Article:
Take Kona coffee, for example. It is is cultivated on Hawaiian volcano slopes. The unique conditions set’s Kona coffee apart and is why it’s so expensive.

Arabica is more popular than other types. The coffee has a slightly sweeter flavor than other types, with notes reminiscent of berries, chocolate, and citrus fruit.

Robusta Coffee

Robusta coffee comes from Coffea canephora shrubs, and making up around 40% of coffee beans produced. Robusta beans are mostly grown in African countries and Indonesia. They can be grown at lower heights than the Arabica coffee beans. 

Robusta’s flavor is more intense than the sweeter Arabica with double the caffeine. Coffea canephora plants grow more cherries, making Robusta a cheaper alternative. That’s why most instant coffee and cheap brands opt for Robusta coffee beans for their products. 


Liberica coffee beans make up around 2% of the world’s coffee. Liberica is a plant that grows primarily in the Philippines, West Africa, and Malaysia – countries with temperatures ranging from 65°F to 80°F, and rarely fall below 32°F.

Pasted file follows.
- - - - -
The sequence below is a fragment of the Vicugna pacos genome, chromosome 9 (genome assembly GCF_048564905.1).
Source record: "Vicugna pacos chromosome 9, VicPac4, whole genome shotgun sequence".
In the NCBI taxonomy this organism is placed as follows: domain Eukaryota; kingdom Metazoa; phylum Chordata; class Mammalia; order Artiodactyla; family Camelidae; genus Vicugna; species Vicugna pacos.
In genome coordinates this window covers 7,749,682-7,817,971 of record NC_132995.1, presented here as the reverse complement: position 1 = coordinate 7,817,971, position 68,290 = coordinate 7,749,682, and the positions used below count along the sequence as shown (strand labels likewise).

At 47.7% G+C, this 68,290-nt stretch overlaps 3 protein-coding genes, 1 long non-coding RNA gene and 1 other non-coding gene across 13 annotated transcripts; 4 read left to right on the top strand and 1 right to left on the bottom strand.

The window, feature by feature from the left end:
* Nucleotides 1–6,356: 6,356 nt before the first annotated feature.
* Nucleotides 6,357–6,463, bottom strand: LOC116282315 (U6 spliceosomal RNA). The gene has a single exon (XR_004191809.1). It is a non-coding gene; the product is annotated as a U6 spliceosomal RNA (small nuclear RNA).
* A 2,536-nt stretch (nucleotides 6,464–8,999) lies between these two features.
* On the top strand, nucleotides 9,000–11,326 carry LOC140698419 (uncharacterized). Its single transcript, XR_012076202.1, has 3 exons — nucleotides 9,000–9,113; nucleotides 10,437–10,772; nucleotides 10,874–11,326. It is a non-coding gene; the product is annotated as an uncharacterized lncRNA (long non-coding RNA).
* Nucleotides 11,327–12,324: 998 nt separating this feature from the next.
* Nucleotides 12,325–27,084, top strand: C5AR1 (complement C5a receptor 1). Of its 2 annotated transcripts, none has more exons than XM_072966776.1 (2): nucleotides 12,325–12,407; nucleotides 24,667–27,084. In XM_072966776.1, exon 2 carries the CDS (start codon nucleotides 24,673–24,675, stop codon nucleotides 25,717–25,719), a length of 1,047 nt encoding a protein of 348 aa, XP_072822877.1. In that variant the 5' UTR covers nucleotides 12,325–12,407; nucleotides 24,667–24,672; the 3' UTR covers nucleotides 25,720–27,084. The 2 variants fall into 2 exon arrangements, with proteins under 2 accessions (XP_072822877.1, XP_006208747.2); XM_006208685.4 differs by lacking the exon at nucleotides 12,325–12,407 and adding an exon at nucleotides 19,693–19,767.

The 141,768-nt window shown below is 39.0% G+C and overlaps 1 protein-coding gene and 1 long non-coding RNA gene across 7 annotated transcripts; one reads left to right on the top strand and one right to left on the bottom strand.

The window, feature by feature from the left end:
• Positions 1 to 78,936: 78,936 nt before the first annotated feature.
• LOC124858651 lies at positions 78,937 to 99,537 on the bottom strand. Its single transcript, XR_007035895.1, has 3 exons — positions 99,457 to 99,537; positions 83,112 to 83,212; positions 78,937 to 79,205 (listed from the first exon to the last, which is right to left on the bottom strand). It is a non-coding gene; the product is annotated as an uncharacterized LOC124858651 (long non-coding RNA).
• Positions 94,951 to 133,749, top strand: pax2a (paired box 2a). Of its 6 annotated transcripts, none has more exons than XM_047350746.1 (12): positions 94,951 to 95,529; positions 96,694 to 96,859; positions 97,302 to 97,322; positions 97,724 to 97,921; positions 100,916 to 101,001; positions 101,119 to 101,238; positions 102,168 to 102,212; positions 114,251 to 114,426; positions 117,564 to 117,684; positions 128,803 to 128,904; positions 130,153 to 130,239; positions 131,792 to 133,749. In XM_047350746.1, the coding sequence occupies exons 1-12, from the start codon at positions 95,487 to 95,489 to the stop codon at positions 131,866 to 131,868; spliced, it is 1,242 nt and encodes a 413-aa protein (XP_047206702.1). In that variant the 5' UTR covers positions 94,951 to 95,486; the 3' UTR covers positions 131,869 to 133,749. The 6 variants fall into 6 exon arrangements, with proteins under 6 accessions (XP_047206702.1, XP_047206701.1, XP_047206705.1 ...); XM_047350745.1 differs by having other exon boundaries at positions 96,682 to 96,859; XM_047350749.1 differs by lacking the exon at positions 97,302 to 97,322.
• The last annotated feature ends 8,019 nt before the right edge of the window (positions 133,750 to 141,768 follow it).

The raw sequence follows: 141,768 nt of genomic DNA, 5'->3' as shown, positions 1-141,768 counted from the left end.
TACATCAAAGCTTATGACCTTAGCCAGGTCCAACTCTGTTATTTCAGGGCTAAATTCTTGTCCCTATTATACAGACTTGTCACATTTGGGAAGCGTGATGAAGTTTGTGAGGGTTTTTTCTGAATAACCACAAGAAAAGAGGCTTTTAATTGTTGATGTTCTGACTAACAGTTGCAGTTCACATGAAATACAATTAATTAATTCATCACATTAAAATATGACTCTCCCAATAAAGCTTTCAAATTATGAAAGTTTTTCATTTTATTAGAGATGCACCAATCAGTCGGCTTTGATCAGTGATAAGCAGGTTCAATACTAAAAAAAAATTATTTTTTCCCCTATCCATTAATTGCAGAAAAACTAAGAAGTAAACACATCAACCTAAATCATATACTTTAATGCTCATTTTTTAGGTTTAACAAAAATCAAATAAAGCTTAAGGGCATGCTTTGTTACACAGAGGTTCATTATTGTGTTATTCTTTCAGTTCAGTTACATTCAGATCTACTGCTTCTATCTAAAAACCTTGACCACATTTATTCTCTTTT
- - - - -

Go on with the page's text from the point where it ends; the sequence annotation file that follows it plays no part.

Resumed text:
The Excelsa beans can also come from Southeast Asia. These beans were once classified as their own type of coffee bean, but these days are under the Liberica umbrella. These beans may also be grown in subtropical areas because they require humid conditions, but they thrive in places where temperatures range between 65°F to 80°F.

If you’re yet to drink these two coffees, you’re not the only one. These coffee beans are tricky to find. Related article: Is Coffee A Vegetable Or Fruit?


  • Aisling O'Connor

    Aisling is an Irish food and drinks writer and journalist fueled by coffee and herbal tea. She followed up her journalism degree with nutrition studies. Find Aisling on LinkedIn.